3. Define Your Monetization Plans

There are several ways in which you can monetize your consumer app. Let’s run through three of the most popular options:

A. In-App Ads (Free With Advertising)

As App Developer Magazine stated in a recent article, “Ads can prove to be a successful option if you collect data about your customers because you have the opportunity to show them highly-targeted ads”. Targeting is what makes in-app ads so appealing to advertisers, so if you opt to go this route, be sure to have a plan for how you’ll track your users’ data. For instance, your app could utilize a device’s GPS so that relevant ads can be shown to users based on their location. Alternatively, your app signup form might include demographic and psychographic information such as gender, age, geographic region, and interests. If you can collect meaningful user data, you’ll attract marketers with advertising dollars to spend. As a testament to this type of advertising, a recent study found that in-app advertising grew by 66% in the US last year to $21 billion and is expected to increase to $35 billion in the coming years. This explosive growth in ad spend is promising for app developers everywhere.

One thing to be mindful of when venturing into in-app ad monetization is that you must always respect your users’ privacy and put them first. As premium ad platform, Jun Group, was quoted saying in a recent Appticle blog post, “The best practice continues to be to ask audiences before gathering, storing and using their mobile data. Let consumers opt-in to a better ad experience, but if they do not want to be tracked or have their data used, publishers and advertiser should respect that.” We couldn’t agree more.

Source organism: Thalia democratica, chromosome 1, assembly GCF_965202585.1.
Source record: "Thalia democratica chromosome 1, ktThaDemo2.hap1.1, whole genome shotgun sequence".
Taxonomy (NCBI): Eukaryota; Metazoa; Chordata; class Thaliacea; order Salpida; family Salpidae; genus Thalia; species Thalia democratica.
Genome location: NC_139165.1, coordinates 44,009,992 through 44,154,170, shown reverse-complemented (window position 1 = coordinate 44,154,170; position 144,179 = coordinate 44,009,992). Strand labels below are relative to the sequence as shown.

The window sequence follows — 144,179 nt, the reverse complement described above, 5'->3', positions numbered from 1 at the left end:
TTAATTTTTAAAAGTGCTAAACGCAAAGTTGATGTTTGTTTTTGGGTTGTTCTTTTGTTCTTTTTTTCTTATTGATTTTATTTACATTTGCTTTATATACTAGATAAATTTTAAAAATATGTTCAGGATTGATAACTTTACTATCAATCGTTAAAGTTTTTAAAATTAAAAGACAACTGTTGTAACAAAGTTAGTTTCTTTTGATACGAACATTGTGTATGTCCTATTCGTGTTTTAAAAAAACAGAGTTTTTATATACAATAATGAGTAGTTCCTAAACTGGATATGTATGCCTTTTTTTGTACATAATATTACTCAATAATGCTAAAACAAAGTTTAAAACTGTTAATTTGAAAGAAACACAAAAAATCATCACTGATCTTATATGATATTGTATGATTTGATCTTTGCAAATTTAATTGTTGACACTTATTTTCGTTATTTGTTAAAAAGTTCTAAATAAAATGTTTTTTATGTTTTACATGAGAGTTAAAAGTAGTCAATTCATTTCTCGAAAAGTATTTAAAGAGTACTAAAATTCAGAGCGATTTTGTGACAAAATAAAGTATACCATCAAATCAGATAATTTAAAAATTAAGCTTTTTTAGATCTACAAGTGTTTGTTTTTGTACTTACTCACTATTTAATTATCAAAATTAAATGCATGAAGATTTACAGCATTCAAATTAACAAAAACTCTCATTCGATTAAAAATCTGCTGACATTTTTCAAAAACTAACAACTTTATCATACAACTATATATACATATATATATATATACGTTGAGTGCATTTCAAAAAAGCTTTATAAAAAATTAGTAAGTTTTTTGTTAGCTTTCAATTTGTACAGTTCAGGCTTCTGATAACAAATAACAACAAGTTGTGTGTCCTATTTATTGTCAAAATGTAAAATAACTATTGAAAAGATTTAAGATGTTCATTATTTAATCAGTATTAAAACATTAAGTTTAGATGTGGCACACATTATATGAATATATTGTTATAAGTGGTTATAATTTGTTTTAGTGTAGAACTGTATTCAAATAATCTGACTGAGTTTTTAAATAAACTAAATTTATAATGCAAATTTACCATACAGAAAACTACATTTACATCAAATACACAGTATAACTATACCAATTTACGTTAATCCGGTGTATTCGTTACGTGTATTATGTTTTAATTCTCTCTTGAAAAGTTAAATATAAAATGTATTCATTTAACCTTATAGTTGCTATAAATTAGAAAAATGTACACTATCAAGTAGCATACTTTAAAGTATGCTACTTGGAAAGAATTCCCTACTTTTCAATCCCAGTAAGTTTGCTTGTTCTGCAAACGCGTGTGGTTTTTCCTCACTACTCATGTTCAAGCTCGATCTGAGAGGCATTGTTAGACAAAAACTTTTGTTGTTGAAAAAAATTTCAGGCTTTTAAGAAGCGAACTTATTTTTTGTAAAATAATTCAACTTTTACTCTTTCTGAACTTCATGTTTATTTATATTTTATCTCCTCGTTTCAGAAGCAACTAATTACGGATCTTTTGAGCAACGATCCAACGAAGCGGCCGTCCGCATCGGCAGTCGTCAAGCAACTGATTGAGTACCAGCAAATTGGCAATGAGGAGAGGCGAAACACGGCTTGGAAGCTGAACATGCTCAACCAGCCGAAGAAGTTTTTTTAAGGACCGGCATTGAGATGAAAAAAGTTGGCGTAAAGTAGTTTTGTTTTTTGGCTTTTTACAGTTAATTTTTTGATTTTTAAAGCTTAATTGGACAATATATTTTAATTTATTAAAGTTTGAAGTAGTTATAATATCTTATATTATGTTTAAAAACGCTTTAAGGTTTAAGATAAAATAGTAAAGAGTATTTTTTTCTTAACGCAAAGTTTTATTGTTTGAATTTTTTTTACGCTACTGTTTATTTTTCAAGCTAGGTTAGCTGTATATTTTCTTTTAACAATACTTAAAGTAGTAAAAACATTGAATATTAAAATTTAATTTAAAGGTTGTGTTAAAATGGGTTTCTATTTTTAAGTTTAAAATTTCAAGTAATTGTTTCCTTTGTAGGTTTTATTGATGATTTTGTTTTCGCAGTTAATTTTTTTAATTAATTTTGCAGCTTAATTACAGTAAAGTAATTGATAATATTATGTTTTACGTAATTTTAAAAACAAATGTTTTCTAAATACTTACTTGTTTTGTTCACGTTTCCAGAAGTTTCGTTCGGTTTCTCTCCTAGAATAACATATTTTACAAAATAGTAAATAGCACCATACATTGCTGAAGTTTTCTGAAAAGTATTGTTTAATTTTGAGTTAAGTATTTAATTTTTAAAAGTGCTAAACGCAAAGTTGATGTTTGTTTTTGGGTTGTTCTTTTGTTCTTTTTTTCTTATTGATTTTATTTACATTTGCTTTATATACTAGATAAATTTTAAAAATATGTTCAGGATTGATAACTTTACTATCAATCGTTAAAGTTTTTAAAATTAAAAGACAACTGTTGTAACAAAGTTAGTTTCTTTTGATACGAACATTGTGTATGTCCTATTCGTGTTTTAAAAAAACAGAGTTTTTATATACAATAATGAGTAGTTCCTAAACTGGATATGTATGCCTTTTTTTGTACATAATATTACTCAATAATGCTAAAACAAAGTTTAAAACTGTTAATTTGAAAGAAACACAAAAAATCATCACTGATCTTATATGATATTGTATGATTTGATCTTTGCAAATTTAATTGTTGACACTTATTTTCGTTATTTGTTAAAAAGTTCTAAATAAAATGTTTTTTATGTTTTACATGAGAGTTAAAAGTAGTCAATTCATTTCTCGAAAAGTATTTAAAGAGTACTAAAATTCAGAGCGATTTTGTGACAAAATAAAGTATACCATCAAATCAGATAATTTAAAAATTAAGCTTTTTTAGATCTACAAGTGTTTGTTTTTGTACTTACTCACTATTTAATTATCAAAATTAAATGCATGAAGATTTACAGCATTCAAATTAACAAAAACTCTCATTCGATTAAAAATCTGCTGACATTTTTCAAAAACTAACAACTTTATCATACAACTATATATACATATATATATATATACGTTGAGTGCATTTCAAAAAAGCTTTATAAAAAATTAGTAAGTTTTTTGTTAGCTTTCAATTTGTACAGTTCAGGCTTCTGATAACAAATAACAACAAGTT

B. Paid App (Free With Advertising)

Paid apps are exactly what you might have thought they were: apps that users must buy in order to download and use. Keep in mind that if you’re going to charge for your app, you must ensure that your app is better than any other free app that’s similar to yours. This is why we research our target users and competitors – to find our competitive edge! There are millions of apps available for download, so you must convey that your app is worth the purchase and prove it once users have downloaded it (this will increase app downloads, engagement, and drive positive app store reviews).